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MACHIAVELLI'S THE PRINCE: 500 YEARS LATER / Vol. 81, No. 1 (Spring 2014)

John P. McCormick, Guest Editor
Arien Mack, Journal Editor

This issue marks the five hundredth anniversary of Machiavelli's The Prince. This edition of Social Research expresses just how meaningful this text remains to our contemporary social and political life

This article considers the relationship between Machiavelli’s The Prince and the circumstances surrounding its composition. Its contextual reading suggests that the view of Machiavelli as a pessimist, a critic of Renaissance humanism, and a compliant counselor to princes merits rethinking. Situated in light of Machiavelli’s professional troubles and Florentine politics in 1512–1513, The Prince reveals Machiavelli’s stubborn optimism and his polemical denunciation of Italy’s rulers.

This article traces the reception of Machiavelli's The Prince amongst political writers of the sixteenth and seventeenth centuries. At different times, The Prince was considered a manual for tyrants, and also a radical book of political criticism. Much of the evolution of how readers perceived the book took place in discussions about Machiavelli's revolutionary idea of practical prudence, in particular, chapter 18 of The Prince. Following debates about Machiavellian prudence shows how essential the Dutch political writer and humanist, Justus Lipsius (1547-1606) was in disseminating Machiavelli's ideas and setting the basis for the modern, republican reading of The Prince. Lipsius both popularized and rendered palatable Machiavelli's radical interpretation of political morality and prudence.

The standard “realist” reading of The Prince assumes that the book is a straightforward treatise whose various maxims and examples Machiavelli recommends in earnest. But there are good reasons to doubt whether The Prince always speaks in Machiavelli’s own voice. The book is full of artfully crafted ambiguities that challenge its own most loudly asserted views. One of its neglected features is Machiavelli’s patterned use of words that seem to praise individuals or actions, yet subtly question their prudence. If we decode The Prince’s ironic language, we discover a brilliant critique of charismatic one-man rule and imperial politics.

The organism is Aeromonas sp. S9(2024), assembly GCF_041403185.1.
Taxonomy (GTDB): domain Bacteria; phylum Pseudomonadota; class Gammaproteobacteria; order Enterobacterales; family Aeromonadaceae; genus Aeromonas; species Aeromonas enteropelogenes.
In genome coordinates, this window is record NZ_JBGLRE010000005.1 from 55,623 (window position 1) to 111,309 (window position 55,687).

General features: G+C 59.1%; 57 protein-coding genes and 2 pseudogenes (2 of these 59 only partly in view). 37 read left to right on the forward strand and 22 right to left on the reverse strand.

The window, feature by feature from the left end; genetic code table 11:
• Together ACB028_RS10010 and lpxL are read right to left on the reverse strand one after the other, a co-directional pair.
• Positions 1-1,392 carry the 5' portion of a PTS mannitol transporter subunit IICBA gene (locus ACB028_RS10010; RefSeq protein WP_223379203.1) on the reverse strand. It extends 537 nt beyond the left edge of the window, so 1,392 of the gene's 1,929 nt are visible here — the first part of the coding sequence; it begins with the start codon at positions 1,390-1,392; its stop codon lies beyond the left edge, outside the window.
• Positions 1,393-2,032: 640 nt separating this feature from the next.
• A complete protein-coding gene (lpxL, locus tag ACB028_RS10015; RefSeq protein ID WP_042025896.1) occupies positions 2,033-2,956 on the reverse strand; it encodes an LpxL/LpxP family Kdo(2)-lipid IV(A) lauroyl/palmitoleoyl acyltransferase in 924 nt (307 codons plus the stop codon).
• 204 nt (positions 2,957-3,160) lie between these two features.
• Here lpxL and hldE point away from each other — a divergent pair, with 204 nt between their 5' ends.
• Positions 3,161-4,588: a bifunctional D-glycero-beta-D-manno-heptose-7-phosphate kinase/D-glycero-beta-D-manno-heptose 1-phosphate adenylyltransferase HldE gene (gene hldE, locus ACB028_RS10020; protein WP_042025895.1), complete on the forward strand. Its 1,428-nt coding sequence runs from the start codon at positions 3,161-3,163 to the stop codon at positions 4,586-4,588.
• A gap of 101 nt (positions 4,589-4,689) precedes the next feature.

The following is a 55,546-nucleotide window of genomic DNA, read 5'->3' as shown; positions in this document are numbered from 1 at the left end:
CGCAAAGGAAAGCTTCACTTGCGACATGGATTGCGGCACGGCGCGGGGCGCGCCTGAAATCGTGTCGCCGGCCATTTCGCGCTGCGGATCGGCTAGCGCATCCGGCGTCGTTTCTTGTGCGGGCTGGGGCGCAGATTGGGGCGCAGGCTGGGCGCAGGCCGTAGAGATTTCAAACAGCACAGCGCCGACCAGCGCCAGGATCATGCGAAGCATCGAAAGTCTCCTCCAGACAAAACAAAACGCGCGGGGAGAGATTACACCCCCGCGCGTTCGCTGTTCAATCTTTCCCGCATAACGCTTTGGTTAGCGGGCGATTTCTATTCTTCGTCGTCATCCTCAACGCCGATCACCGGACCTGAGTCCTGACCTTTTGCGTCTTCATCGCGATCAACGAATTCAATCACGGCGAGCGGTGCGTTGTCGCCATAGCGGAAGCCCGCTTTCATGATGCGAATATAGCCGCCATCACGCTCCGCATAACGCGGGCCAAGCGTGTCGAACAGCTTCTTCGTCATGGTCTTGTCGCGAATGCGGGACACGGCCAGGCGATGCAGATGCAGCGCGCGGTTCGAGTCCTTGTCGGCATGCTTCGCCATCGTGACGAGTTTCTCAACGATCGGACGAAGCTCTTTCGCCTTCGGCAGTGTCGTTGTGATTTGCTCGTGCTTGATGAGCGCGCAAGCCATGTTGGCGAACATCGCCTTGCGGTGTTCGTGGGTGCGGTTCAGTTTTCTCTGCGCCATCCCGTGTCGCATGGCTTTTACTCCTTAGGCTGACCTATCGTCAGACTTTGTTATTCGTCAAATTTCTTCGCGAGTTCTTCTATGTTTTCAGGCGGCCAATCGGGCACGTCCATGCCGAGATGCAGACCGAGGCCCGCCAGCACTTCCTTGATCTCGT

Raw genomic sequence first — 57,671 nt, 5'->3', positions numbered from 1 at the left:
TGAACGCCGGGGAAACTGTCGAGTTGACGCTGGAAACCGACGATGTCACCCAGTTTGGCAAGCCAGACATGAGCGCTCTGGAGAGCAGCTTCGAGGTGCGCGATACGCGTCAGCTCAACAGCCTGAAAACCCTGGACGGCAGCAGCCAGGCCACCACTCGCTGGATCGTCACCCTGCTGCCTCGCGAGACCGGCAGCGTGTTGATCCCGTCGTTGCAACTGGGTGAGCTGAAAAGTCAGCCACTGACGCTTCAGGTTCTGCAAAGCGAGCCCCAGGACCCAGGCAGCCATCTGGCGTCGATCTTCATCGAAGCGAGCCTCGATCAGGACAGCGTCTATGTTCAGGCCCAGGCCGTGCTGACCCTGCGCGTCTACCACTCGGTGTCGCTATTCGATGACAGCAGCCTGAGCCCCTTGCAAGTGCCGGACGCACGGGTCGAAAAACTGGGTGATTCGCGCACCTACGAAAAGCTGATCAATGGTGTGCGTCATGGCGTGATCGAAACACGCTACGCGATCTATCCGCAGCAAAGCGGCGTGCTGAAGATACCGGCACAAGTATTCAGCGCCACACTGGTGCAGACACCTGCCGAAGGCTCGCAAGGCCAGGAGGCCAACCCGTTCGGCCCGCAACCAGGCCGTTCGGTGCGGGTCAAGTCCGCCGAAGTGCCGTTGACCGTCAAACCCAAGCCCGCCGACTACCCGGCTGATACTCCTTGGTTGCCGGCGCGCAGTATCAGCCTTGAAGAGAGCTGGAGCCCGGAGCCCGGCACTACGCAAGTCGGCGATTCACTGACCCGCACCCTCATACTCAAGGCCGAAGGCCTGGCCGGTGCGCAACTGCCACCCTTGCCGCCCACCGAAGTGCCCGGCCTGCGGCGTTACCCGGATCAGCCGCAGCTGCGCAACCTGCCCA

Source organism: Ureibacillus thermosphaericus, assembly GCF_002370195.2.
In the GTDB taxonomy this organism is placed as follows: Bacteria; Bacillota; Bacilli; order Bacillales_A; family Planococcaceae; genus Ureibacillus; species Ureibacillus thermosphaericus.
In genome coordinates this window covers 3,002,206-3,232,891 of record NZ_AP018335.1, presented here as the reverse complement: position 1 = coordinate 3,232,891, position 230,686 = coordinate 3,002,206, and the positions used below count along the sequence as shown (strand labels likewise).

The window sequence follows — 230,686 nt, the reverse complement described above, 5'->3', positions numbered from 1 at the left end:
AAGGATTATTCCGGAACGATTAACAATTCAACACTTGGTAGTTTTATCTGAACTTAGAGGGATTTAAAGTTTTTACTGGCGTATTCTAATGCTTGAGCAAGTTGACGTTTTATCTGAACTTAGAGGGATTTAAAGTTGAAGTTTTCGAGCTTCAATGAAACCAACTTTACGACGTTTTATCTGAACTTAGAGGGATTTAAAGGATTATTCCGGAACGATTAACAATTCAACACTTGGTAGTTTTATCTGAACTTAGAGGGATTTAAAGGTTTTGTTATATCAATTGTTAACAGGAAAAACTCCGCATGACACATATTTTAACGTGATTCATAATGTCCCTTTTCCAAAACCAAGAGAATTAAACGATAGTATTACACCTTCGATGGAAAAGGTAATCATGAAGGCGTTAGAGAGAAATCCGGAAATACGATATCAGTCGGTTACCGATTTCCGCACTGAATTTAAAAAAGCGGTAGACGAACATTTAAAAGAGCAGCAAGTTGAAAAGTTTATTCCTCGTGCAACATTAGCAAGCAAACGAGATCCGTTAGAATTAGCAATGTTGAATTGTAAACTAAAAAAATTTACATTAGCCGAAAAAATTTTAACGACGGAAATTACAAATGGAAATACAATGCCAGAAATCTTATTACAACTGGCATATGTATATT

Machiavelli has a bad name. But so, now, does politics. We no longer talk or write much about “statesmen” or “statesmanship.” We speak instead of “politicians” or, at most, “leaders,” about whose motives and honesty we have considerable doubts. In the second half of the twentieth century, “liberal democracies” and “people’s republics” began to be considered the only legitimate forms of government. Yet, despite the apparent victory of democracy, popular trust in the institutions of government continues to plummet. A fresh reading of Machiavelli’s classic treatise suggests that these phenomena are not unrelated. Machiavelli thought it was necessary to debunk the noble pretensions of political actors to make governments responsive, if not responsible to the desires of the governed. He also urged the people to be suspicious of the motives and goals of the individuals to whom they entrusted the powers of government.

While The Prince addresses the single power-seeker who aspires to rule a principality and The Discourses speak to the few deemed worthy of governing a republic, both texts also take into consideration those who want to be free of the harmful effects of the State, regardless of the form it may take. The starting point of this paper, therefore, is Machiavelli's most basic grouping of humanity into those who crave power over others and those who desire not to be oppressed. What do Machiavelli's ideas about state formation, the role of the ruler, conspiracies, war and citizen armies, taxes, fortresses, and property rights have to contribute to the perennial question of political power versus personal liberty?